About Islamic Encyclopedia

About Us

Praise to Allah and peace to His Messenger.
The encyclopedias that have so far been published, or are on the Web, are quite inadequate, if not misleading. For instance, the massive Brill Encyclopedia of Islam states about Ibn ‘Abbas:
“He was the father of Kur’anic exegesis; at a time when it was necessary to bring the Qur’an into accord with the new demands of a society which had undergone a profound transformation, he appears to have been extremely skillful in accomplishing this task.”
“It is clear that many customs and usages native to non-Arab societies prior to their Islamization found their way into Islam in the form of reputed or alleged traditions of Muhammad.”
Or the following from the Web:

“According to Samuel Zwemer’s The Influence of Animism on Islam, Chapter 2, Animism in the Creed and the Use of the Rosary: ‘Death takes place by means of a poisonous lance which is held by Izra’il the angel of death, who pierces the soul and detaches it from the body. (Cf. Surah 32:11).. The Angel of Death also takes the life of Jinn, of angels and even of animals.’ The teaching that the Angel of Death takes care of the soul of animals as well as of men’s souls is clearly animistic.”

Source: Massive Online Encyclopedia of Islam, art. Azra’il. http://www.bible.ca/islam/dictionary/index.html
In addition to the above problems, these encyclopedias hardly attempt at meeting the needs of a searcher of knowledge. Entries like, ‘Arsh, Kursiyy, Makruh, Abdaal, Childcare, Fasiq,’ and hundreds of other necessary ones are entirely missing. Also missing is the lives of the Salaf.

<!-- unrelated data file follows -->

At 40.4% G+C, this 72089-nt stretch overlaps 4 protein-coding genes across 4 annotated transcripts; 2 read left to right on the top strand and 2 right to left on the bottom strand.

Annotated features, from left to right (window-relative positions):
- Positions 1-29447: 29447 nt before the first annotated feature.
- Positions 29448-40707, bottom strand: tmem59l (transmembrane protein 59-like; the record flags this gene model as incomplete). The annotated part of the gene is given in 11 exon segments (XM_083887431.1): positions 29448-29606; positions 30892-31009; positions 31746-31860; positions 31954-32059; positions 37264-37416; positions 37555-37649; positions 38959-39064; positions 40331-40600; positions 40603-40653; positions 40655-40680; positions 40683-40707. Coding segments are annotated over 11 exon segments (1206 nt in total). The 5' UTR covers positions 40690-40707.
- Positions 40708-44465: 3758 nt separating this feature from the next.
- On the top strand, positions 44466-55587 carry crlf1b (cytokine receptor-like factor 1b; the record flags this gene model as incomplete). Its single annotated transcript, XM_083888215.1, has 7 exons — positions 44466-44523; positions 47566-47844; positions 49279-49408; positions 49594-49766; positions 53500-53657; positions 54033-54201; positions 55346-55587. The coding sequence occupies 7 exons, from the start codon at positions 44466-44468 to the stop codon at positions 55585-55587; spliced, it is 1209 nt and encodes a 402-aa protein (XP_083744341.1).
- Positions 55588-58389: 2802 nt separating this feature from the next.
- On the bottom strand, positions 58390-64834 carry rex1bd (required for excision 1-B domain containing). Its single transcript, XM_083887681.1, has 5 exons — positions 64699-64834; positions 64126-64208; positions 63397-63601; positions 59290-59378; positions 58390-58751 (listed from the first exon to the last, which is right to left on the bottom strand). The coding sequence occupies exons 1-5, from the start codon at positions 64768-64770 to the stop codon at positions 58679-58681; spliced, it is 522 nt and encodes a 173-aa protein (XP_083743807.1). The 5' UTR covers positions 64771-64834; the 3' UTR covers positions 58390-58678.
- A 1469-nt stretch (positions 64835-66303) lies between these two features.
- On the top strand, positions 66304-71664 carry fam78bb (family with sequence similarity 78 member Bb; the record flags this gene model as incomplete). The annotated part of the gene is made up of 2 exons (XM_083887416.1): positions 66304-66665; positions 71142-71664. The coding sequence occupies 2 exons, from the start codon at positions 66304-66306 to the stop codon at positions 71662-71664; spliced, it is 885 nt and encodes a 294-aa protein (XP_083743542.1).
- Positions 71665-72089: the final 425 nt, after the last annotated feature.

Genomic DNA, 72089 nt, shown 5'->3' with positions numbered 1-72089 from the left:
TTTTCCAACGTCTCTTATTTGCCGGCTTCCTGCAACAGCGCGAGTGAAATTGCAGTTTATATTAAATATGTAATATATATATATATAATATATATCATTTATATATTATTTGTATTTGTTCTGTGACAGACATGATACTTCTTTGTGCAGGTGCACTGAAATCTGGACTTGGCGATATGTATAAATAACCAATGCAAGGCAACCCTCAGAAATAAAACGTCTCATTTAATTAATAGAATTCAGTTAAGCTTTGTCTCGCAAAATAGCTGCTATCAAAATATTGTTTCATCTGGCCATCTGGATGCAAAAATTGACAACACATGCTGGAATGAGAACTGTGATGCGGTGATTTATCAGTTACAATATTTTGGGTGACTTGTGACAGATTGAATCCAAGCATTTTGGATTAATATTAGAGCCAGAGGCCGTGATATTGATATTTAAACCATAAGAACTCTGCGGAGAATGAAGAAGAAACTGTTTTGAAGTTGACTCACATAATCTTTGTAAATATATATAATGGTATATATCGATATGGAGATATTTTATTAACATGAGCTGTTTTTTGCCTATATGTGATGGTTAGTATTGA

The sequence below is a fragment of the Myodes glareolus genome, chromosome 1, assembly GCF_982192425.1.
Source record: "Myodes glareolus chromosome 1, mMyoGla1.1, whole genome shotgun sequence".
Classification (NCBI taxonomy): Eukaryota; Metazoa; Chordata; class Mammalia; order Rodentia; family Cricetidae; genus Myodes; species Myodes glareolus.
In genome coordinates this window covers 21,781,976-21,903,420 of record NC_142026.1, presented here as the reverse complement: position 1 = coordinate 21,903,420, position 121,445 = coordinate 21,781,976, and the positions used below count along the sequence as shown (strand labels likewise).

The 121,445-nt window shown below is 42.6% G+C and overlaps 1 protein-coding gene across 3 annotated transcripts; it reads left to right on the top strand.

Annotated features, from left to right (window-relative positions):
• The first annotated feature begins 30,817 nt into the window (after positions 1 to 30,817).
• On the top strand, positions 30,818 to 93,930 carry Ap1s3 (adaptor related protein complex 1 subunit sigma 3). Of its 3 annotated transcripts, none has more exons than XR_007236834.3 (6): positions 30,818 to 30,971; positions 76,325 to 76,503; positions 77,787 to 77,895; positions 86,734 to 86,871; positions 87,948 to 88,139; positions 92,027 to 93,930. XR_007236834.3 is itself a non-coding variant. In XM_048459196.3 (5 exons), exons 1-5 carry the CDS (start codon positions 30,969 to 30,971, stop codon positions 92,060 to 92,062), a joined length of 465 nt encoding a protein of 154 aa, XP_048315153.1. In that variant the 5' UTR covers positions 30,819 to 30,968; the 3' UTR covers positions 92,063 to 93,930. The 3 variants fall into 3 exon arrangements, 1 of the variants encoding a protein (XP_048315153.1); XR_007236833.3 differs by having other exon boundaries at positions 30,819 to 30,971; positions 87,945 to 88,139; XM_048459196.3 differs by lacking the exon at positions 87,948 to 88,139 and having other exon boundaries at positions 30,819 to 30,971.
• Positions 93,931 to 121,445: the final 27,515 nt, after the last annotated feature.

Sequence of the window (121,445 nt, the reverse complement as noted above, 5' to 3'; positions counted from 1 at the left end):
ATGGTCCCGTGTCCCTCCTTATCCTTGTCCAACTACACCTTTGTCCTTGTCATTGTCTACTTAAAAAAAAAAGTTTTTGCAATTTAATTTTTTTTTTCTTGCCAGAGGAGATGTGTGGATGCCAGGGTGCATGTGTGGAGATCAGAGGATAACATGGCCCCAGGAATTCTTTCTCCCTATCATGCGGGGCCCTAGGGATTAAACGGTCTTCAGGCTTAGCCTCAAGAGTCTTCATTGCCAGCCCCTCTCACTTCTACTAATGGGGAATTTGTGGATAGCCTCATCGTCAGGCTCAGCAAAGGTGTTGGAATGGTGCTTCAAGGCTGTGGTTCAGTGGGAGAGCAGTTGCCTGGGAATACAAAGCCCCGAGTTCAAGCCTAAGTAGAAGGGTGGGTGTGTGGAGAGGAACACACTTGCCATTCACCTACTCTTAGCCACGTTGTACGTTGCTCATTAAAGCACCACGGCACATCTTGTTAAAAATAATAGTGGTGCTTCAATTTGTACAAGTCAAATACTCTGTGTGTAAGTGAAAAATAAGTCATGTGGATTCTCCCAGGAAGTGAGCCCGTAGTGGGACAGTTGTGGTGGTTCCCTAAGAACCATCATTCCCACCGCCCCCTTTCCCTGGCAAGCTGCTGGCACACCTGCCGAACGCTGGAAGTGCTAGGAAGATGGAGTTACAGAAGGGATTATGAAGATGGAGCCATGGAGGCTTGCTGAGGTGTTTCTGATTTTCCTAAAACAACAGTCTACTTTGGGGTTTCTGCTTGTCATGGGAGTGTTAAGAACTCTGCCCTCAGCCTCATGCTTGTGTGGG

When this writer first began to jot down notes for this encyclopedia some 20 years ago, after failing to find institutional support, the idea was to bring out a pocket-sized work. However, in view of the slow progress it was realized that a team would have to be assembled for the project. But the dream-team was easier to desire than to assemble. Those consulted seemed to look at the problem quite differently: theirs was a telescopic vision. The idea only provoked skepticism. In my inexperience, I looked through a microscope and saw no major difficulties. Of course, both were wrong.
Although my optimism kept me on the track, the problems that others saw as insurmountable turned out to be real. The effort to get the original Arabic source books abridged, translated into Urdu (because to many scholars in the East, English is still pariah), get the abridgements translated into English, and, finally, further abridge the translations, did not work well. It did produce some material, but it was not presentable. So, I had to rewrite; and as I rewrote questions came up that made further research unavoidable. That slowed down the pace drastically, and when it began to tell on the time target, I had to summarily delete portions, either because I thought they were uninteresting details, or because I had no time to check their authenticity. Much work on history for instance, had to be left out for future use.